A director is currently not attached to the upcoming project and Evan's involvement in the fourth installment remains to be seen.
Playing coy, Feige, 47, said, "We have a future charted for characters post-Falcon and the Winter Soldier, but I don't want to say much more than that."
24 April, 2021 - 06:30am
HBO’s fantasy epic reveals an essential trick in sticking a landing.
WandaVision started with a pure sitcom parody unlike anything we’ve seen in the Marvel Cinematic Universe. Falcon and the Winter Soldier started with a conventional Marvel format — explosions! terrorists! — but quickly brought a nuanced discussion of race into the MCU while digging into Sam and Bucky’s very human struggles. It all seemed so promising. So where did it all go wrong?
Marvel is still learning how to make television but maybe it should look to the last epic television sensation — Game of Thrones.
WandaVision attracted many viewers who weren’t necessarily Marvel fans. The innovative format was enough to keep even an uninitiated audience interested. Then came the finale. Suddenly, the sitcom parodies and weird commercials were sidelined for a big CGI showdown and a slapdash epilogue. Sure, WandaVision provided emotional closure, its finale episode felt rushed and half-baked whether you were a hardcore Marvel fan or just in it for the Bewitched parody.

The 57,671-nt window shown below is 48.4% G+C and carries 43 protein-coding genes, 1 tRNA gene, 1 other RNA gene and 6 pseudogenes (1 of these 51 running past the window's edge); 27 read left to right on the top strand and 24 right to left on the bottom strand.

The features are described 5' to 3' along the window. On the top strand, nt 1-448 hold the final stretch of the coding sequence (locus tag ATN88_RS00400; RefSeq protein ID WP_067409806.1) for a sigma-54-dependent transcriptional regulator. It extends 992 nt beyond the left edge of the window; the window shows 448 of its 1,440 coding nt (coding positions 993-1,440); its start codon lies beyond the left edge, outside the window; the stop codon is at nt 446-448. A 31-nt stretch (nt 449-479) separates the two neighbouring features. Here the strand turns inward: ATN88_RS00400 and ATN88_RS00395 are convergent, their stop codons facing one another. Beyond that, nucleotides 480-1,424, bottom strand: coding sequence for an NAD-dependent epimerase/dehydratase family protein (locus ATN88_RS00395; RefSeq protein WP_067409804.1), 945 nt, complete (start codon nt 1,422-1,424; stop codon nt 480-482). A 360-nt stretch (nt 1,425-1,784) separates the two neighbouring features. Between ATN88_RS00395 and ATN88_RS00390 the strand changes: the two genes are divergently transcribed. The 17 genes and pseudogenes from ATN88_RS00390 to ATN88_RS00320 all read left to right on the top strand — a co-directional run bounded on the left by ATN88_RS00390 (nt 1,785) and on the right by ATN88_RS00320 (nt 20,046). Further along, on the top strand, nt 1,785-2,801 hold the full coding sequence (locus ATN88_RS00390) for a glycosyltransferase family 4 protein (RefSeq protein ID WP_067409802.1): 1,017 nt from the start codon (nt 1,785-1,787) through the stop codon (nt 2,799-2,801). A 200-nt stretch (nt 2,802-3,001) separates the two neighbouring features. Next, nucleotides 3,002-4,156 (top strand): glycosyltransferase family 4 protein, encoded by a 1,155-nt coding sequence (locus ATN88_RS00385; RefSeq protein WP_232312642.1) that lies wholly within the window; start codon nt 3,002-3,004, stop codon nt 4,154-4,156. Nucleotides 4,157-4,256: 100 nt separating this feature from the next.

The Falcon and the Winter Soldier attempted to tell a story of patriotism gone wrong but muddled its message at the end with a half-hour-long action sequence featuring a heel turn from one character and a reverse heel turn from another. The human struggles that followed Sam and Bucky at the beginning were reduced to a happy barbecue montage at the end. It was the party with the Ewoks at the end of Return of the Jedi, but with cajun shrimp.
So what’s the issue? Both these shows lean on a dangerous myth — the unwritten rule that the season finale has to be the most “exciting” episode. Sure, this works for procedural shows like Agents of S.H.I.E.L.D. or The Mandalorian, but prestige shows with the room to take their time aren’t restricted to this format.
No show exhibits this better than Game of Thrones, which consistently put its shocking, action-packed events in the penultimate episode of each season. This became a trope of its own, but it crucially gave each season finale room to deal with the aftershocks, add some much-needed pathos, and set up what comes next.
Imagine if WandaVision ended its penultimate episode with Wanda releasing her hold on Westview, allowing for an entire finale episode where she could say goodbye to her family and cope with the guilt of what she did. It would also leave room for Monica Rambeau to come to terms with her newfound powers and maybe, just maybe, reveal Jimmy Woo’s secret witness. WandaVision ended with an odd number of episodes — nine — so there was definitely room for one more.